Ditch this wedge for a ‘safer’ option around the greens, says Top 100 Teacher

Welcome to Shaving Strokes, a new GOLF.com series in which we’re sharing improvements, learnings and takeaways from amateur golfers just like you — including some of the speed bumps and challenges they faced along the way.

As a mid-handicapper, there are a lot of times when I just fall in love with a certain club — regardless of the situation — because I’m most comfortable with it.

For instance, I’ve recently really struggled hitting any fairway wood, so instead of even giving myself a chance to reach the green in two, I always lay up, just hoping I hit my second shot straight. It’s almost as if I’m conceding the hole — even if it might be the smarter play given my ability.

But here’s the thing: I’ve got 14 clubs in my bag for a reason, so it’s important to understand when (and how) to use each and every one of them.

One club that’s really tricky to master? The 60-degree wedge, which the great Lee Trevino even said should be avoided by amateur golfers.

Parker McLachlin, aka Short Game Chef, helps GOLF Instruction Editor Nick Dimengo hit crispy shots with a lob wedge around the green
I was terrified of my 60-degree wedge — until I got this lesson
By: Nick Dimengo

“The 60-degree wedge is the worst thing that ever happened to a high-handicapper, because he can’t use the 56 yet,” Trevino said. “I don’t know why they’re carrying a 60. They can’t use the damn thing. They’re always short with it.”

While the 60-degree wedge can be useful, given it’s high loft and the increased risk of chunking or skulling a shot, going down in loft might be a better play.

Since I typically pull out my 60 degree whenever I’m around the green — hoping for one of those gorgeous little flop shots I see the pros execute — GOLF Top 100 Teacher Trillium Rose wanted to make sure I understood alternative options.

Not only did Rose recently give me an entire three-hole lesson, but she also explained why using my 60 degree is risky and might not be the best default club to use near the putting surface.

Check out this video to see what tips she has to offer, and be sure to read her advice below.

Ditch the 60-degree wedge for a lower-lofted club

As the video above begins, I confidently tell Rose, “I’m going to use my 60, since that’s what I’m working on.”

While I’m sure my quick decision-making was admirable, she’s quick to tell me about the risks of using the 60-degree wedge.

“You have to fly that,” she replies.

“If you have a 60 in your hand, the No. 1 thing I want you to do is imagine where you need to land it and what it’s going to do.”

Given the high loft of the club, many amateurs are often afraid to take a full swing with the 60 degree, understanding that too big could go 70 yards, but too small could lead to chunking it four feet.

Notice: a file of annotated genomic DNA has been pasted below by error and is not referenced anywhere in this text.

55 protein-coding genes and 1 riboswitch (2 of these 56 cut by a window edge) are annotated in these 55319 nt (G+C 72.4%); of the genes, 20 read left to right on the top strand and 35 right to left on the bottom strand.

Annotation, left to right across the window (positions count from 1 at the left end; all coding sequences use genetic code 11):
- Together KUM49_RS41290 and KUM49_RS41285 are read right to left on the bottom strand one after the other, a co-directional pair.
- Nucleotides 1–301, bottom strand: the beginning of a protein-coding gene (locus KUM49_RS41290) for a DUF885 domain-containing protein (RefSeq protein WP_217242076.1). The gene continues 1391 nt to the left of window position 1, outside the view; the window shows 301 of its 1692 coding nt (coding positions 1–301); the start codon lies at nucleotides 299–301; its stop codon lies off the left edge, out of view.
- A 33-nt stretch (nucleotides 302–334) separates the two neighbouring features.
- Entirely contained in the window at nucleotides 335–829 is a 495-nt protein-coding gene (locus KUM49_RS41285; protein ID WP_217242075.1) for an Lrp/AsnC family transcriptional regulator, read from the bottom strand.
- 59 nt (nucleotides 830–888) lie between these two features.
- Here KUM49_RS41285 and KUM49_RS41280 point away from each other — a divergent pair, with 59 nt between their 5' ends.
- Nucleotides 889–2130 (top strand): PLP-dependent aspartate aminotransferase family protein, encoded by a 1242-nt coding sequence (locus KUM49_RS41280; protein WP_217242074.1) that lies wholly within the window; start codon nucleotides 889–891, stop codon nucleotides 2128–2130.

“Because it has so much loft, it’s going to send the ball up, so most people don’t make a big enough swing, and then [the shot] ends up short,” Rose says. “Making a big swing on this tight lie is scary, dangerous, and risky.”

Instead of using the highest-lofted club I have, Rose suggests we make our way to my bag to see what alternative options I have.

“I’ll give you an alternative shot that I think is safer, she says. “So let’s take a lower-lofted wedge.”

Upon digging through my bag, Rose is stunned: I don’t have anything between my 44-degree pitching wedge and 60-degree wedge.

Don’t believe me? Just look at her facial expression upon finding out:

Trillium Rose reacts to the gap between degrees of loft.

She then provided some helpful advice, saying it’s best to have no more than eight degrees between clubs.

“The 60 degree is the most amount of loft that you would want to carry in your bag,” she adds. “Most people have two clubs [between the 44 I was carrying and the 60 degree].”

I asked Rose if I’m making it harder on myself by not carrying something like a 52- or 54-degree wedge.

“I think so,” she said.

tiger woods playing a bunker shot
Why Tiger Woods avoids using a 60-degree wedge from the sand
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As for my new club of choice for this short shot around the green, Rose said I should ditch the 60-degree wedge for my pitching wedge — which, ideally, would be a 52- or 54-degree wedge if I had one in my bag.

“So you can use the same swing [as you would with a 60 degree], but because you only have 44 degrees of loft, the ball’s going to launch lower and roll more,” she reminds me. “Because we have a lower loft, we need a slower swing and a shorter swing.”

As I hit my shot, I utilize the putting surface almost like a runway toward the hole, landing the ball with enough topspin to roll, rather than risk flying the green with my 60.

If you’re someone who struggles using a higher-lofted wedge — and find yourself still leaving a lot of distance left between your chip and ensuing putt — take Rose’s advice and try a lower-lofted club that allows you to have more control of both your swing length, swing speed and trajectory of the ball.

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Nick Dimengo

Golf.com Editor